Insecurity in Chad would Affect Nigeria Negatively – experts


Neighbouring Chad Republic has slid deeper into insecurity following the killing  of the country’s president, Idris Debby by secessionist groups on Monday  after he won for the 6th time another tenure since he forcefully took power in 1990.

The wider implication of his death for Nigeria is that being a reliable ally in Nigeria’s fight against Boko Haram, instability in Chad will worsen Nigeria’s security challenges in the Northeast, experts have warned.

President Muhammadu Buhari acknowledged the support of the late President and his country in Nigeria’s battle against insurgency.

He described the late Deby as having “played a very active role in our regional joint collaboration in the military campaign against the Boko Haram terrorists.”

President Buhari said he was “a friend of Nigeria who had enthusiastically lent his hand in our efforts to defeat the murderous Boko Haram terrorists that have posed grave security challenges not only for Nigeria but also our African neighbours, particularly Chad, Cameroon and Niger Republic.”

He added that “the death of Deby will surely create a big vacuum in the efforts to jointly confront the Boko Haram terrorists and the Islamic State West Africa Province.

“I’m deeply shocked and devastated by the sudden death of Idriss Deby on the battlefront to defend the sovereignty of his country.”

International Affairs experts, including a former Director-General of the Nigeria Institute of International Affairs (NIIA), Prof. Bola Akinterinwa, Ambassadors Bulus Lolo, Ogbole Amedu-Odu and Mr Paul Ejime, described Deby’s death as a bad omen for Nigeria and the Sahel region.

Deby, 68, was considered a vanguard in the international fight against armed groups in West and Central Africa.

He was also a key ally of Western Powers. Under him, Chadian troops became the key regional force in the battle against ISIL and al-Qaeda-linked groups in the Sahel and Boko Haram in the Lake Chad Basin.

Chad is the headquarters of the Multi-National Joint Task Force (MNJTF) which is fighting Boko Haram. The country also enjoys the conference of Western Powers.

Deby’s son, Gen. Mahamat Idris Deby took over power as head of a Military Transition Council that will serve for 18 months before elections are held.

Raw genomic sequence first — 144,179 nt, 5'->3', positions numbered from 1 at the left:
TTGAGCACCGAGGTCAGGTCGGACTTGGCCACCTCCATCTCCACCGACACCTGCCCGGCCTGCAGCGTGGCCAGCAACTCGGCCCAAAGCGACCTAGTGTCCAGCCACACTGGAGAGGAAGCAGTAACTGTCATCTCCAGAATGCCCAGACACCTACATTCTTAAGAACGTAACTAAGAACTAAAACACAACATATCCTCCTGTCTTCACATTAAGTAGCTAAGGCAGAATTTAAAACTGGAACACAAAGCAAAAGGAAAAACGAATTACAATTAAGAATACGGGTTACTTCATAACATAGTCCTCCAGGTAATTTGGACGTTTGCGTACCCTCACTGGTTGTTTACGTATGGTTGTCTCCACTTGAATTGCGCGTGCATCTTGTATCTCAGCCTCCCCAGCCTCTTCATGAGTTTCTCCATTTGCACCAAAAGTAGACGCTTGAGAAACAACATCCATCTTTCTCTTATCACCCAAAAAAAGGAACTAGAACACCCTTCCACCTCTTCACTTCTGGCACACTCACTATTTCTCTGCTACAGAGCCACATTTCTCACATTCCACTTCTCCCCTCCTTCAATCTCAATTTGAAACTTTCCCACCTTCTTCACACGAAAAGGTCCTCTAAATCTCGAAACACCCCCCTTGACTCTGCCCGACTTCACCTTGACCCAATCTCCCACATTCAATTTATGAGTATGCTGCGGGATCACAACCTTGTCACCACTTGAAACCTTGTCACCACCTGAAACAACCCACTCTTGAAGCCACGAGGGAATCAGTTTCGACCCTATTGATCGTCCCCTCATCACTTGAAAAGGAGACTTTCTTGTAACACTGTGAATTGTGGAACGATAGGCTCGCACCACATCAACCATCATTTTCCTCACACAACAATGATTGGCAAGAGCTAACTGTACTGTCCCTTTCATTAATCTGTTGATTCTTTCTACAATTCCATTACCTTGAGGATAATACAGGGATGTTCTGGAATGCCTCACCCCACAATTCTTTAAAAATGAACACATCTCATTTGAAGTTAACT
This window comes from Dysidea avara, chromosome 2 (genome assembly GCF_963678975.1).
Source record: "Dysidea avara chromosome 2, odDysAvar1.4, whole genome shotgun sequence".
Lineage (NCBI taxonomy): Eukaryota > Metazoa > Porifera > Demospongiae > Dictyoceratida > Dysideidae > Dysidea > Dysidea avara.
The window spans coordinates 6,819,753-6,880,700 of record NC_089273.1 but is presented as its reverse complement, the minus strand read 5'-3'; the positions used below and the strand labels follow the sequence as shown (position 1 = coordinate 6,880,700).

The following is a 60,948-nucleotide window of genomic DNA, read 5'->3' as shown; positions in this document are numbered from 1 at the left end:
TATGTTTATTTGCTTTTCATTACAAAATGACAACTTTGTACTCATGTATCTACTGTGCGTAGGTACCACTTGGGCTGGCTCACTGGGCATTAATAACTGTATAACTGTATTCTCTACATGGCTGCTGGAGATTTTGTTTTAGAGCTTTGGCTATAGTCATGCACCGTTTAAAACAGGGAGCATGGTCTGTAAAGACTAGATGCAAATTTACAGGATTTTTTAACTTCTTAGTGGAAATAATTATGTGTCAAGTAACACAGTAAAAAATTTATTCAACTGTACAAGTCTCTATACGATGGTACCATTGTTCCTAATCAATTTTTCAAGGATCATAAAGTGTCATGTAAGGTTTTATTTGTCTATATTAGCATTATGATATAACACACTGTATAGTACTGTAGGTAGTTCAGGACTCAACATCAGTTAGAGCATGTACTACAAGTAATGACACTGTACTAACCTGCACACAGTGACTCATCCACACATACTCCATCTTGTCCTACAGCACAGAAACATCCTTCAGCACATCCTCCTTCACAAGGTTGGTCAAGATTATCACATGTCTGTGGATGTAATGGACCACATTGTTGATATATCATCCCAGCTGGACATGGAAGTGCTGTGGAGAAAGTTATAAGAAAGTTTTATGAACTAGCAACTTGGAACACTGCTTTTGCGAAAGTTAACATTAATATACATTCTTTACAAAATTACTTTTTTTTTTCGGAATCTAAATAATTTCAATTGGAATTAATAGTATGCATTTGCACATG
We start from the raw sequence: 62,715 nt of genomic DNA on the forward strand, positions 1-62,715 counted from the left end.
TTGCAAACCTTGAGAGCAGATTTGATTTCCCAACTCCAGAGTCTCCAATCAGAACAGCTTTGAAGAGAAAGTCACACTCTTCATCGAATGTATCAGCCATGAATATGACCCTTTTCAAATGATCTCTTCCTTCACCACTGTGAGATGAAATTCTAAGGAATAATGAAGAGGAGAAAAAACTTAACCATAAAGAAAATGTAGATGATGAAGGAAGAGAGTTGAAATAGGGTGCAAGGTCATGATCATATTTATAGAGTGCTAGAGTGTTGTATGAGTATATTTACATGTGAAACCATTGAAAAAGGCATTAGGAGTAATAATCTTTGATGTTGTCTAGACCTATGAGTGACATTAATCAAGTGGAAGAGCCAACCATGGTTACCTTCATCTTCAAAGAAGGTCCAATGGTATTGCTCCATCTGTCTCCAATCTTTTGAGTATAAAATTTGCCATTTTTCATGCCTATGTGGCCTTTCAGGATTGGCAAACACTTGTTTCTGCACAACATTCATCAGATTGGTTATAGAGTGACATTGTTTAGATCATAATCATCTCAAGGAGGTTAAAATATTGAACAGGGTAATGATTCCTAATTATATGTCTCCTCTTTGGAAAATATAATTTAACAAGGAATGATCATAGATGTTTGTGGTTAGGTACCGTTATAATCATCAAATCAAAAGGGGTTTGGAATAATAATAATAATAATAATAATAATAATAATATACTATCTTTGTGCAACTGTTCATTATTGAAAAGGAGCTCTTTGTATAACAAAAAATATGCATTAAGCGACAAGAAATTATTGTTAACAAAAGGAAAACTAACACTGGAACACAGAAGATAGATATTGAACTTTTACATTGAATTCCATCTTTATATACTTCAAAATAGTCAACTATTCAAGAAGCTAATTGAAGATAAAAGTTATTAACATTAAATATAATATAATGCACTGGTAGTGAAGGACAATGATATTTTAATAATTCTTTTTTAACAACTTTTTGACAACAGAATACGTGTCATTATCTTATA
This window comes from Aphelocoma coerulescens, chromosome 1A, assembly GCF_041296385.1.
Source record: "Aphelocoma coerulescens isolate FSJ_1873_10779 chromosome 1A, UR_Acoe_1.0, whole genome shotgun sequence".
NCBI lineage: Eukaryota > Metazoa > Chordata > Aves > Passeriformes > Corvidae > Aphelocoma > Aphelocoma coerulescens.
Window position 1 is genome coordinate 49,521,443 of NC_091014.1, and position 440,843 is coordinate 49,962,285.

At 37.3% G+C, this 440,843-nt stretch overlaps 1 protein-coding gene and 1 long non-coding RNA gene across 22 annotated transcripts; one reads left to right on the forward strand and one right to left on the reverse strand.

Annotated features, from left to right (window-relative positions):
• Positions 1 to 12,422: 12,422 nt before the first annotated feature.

However, this is against the constitutional provision which allows the Speaker of parliament, in case of death and incapacitation of the leader, to take charge for 40 days before elections are held.

The uncertainty in the country deepened with the dissolution of democratic institutions by the new leader, who slammed curfew and three months mourning period.

Prof. Akinterinwa said Deby’s death raises a fundamental problem of regional security.

READ ALSO:  20 Boko Haram/ISWAP terrorists, commanders killed in Lake Chad ― NAF

“His style of dictatorship was acceptable to his countrymen because he led by example by participating in fighting terrorism. The Western leaders found an ally in him for leading anti-jihadists battle. Remember, last year April, he led Chadian soldiers to fight Boko Haram in Sambisa Forest. A vacuum has been created. How they would get a worthy and trusted replacement would be the issue now. The insurrectionists appeared to have won the battle but not the war. They luckily killed him but the war to take over Chad by them is still ongoing,” he said.

Akinterinwa added: “If we do not have a strong force to counter the insurgents, we’ll see Boko Haram freer than ever before in launching attacks on Nigeria. Nigeria cannot do much in this case because of the expanse land of Sambisa forest where the Boko Haram take refuge. We need Niger, Cameroon and Chad to jointly fight them. Our country is even on many battlefields – banditry, Eastern Security Network (ESN) and the one in the Southwest. You can’t fight many battles and succeed without good weapons.

“If the stolen money is diverted to acquire weapons including powerful surveillance technology to monitor the activities of Boko Haram without sending thousands of soldiers, then you can curtail their aggression and successfully fight them.”

Lolo, a former Permanent Secretary in the Ministry of Foreign Affrais, said: “Instability in Chad is not good for us. Beyond that, Chad is the headquarters of the multi-national force fighting against Boko Haram in the Northeast.

“The military has been very careful to bring on the 37-year-old young man who is a general. It is a strategic move to ensure a kind of protection of the dynasty.”

The former envoy said it is not going to be an easy task for the young Derby.

“The choice is a herculean task. Chad does not have a Vice President and the position of the prime minister is a ceremonial one.”

Amedu-Ode, one-time spokesperson of the Ministry of Foreign Affairs, said a destabilised Chad would likely impact negatively on Nigeria.

“Whatever is the situation, Nigeria must take a keen interest because Chad is central to the fight against Boko Haram and other terrorist groups in the Sahel region.

“We cannot afford to have a destabilised Chad as it will negatively impact the fight against terrorism which Chad is central to. There must be stability within the country’s neighbourhood.”

Ejine said: “Deby’s absence could lead to further crisis within the G5 Sahel region which comprises Niger, Burkina Faso, Mali, Mauritania and Chad,” he said.

Chad under the late Deby, Ejime said, helped Nigeria in the fight against Boko Haram.

He urged the Nigerian government to act fast before the rebel group that claimed responsibility for Deby’s death turn their attention to the country.


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